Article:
The scene where the Tin Woodman confronts his old head is decidedly creepy, to say the least, and not just because the head is not at all happy to see his former tin body. The thought of becoming a disembodied head eternally stuck in a closet with nothing to think about other than the wooden grains of the cabinet...Disturbing might be putting it mildly. The encounter has some metaphysical issues as well. The Tin Woodman admits that the head’s personality is not quite as he remembered it, but it still begs the question: how much of the Tin Woodman is the new tin man, and how much Nick Chopper, his old “meat” body? The encounter suggests that the Tin Woodman has only memories (and even those are suspect); almost nothing else of Nick Chopper is left. On one level, this is somewhat disconcerting, suggesting that personality and soul are created by appearance—in direct contrast to the themes of other books, which focus on how unimportant and deceptive appearances actually are. But on another level, Nick Chopper has not merely changed his face. He has undergone a radical transformation: he no longer eats or sleeps or drinks, and on a not so minor level, he is no longer a humble woodcutter, but the vain and wealthy Emperor of the Winkies.
Which in turn suggests some of the positive developments that can come with embracing change—and, to an extent, accepting and adjusting to disabilities. After all, the Tin Woodman, who rejoices in his crafted tin body, is considerably more content than the irritated head of Nick Chopper, who has not, it seems, asked for a second tin body which would allow him to leave the cupboard that traps him. At the same time, Baum cautions about relying too much on these changes: the Tin Woodman’s overconfidence in the quality and durability of tin is precisely what leads him into the dangers of this book.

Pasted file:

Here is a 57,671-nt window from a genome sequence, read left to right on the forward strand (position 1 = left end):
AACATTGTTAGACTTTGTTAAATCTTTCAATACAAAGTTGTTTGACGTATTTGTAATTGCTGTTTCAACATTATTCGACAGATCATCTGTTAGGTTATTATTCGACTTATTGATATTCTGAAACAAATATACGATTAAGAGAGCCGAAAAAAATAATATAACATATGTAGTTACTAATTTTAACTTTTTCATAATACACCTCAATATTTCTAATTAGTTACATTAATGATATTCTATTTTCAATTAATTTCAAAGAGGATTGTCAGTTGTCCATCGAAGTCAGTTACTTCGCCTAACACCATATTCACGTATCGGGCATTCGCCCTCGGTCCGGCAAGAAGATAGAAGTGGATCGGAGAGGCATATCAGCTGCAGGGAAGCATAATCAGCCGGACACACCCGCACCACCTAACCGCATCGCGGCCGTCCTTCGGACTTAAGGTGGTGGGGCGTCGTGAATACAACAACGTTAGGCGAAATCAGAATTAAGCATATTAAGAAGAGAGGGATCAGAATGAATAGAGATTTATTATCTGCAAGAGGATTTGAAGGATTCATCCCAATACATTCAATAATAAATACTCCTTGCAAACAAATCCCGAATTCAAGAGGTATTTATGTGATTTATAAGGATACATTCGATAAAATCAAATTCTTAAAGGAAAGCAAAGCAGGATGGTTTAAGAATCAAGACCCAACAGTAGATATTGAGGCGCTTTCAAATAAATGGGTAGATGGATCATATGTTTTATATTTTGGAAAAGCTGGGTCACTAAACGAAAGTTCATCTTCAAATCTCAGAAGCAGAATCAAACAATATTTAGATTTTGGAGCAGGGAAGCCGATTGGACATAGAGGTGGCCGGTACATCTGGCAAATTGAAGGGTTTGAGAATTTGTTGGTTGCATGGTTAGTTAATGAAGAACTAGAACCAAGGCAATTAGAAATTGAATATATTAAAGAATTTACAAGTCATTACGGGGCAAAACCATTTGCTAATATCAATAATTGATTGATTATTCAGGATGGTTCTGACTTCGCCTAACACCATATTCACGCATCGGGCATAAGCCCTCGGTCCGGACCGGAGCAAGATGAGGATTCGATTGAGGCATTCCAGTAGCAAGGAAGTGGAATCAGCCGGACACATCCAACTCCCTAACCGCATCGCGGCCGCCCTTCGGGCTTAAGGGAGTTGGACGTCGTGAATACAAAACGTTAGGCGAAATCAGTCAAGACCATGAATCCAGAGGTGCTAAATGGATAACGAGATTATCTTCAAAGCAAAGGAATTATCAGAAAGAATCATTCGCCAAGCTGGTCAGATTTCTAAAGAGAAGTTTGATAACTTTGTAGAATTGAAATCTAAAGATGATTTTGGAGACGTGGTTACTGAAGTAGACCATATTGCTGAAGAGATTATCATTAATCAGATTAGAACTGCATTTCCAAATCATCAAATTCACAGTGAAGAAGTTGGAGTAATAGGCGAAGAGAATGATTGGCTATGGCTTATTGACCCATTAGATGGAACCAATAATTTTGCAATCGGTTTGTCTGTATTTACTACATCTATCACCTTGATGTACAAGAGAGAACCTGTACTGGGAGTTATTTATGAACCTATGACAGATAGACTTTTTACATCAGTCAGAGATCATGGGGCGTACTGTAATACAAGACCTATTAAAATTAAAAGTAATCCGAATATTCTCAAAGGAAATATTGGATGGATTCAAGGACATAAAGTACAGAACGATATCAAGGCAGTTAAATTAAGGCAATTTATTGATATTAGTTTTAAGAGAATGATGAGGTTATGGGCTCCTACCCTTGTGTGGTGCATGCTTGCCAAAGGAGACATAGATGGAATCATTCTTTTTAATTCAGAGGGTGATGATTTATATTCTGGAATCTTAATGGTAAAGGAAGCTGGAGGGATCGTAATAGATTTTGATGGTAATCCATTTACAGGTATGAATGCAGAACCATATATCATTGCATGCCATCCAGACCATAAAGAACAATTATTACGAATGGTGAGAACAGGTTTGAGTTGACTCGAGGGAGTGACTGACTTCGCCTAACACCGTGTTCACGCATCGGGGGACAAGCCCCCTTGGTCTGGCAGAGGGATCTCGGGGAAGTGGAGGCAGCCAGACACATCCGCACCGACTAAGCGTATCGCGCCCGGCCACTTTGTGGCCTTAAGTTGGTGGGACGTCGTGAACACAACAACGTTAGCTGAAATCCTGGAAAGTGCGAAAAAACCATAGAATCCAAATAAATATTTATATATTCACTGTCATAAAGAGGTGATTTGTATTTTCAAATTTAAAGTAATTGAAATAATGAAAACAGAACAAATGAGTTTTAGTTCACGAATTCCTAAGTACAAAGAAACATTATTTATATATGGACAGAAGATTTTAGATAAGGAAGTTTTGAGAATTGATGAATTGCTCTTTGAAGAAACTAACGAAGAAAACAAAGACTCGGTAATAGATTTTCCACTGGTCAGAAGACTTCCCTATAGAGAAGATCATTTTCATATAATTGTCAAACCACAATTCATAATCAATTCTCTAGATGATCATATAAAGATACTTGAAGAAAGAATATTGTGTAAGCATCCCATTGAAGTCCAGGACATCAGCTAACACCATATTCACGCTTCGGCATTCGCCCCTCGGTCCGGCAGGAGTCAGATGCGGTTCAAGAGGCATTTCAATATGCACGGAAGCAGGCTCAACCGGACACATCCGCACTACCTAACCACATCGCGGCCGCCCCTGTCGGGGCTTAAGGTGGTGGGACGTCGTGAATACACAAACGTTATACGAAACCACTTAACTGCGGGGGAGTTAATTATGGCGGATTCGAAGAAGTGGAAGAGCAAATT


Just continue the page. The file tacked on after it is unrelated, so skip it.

One other major transformation: in this book, Baum embraces magical solutions to every difficulty. To escape the giant castle, the group must use a magical apron. To restore their original forms, they must depend on Ozma’s magic and enchanted powders. Polychrome uses her fairy magic to heal a boy with twenty legs and to fix the dents of the Tin Woodman and Tin Soldier. Quite a contrast to previous Oz books, where characters turned to quite ordinary things to solve problems and defeat magic.
And for once, a book not only free of Ozma fail, but a book where the girl ruler actually does something useful, for once justifying all of the endless praise and love she receives from her subjects.
The one question I still have: since birds can fly only because their feathers are so lightweight, how on earth does a comparatively heavy tin owl fly? I guess this is another question that can only be answered through magic.
Sidenote: the word “queer” did not have its current contemporary meaning when Baum wrote the book, but it’s still amusing to read how the Tin Woodman’s servants all proudly call him “queer” as they march visitors up to his private rooms—where he is happily “entertaining” his best friend and travelling companion, the Scarecrow. Not that we should probably read too much into this.
Mari Ness is now going to have nightmares about an eternal life as a head stuck in a closet. She lives in central Florida.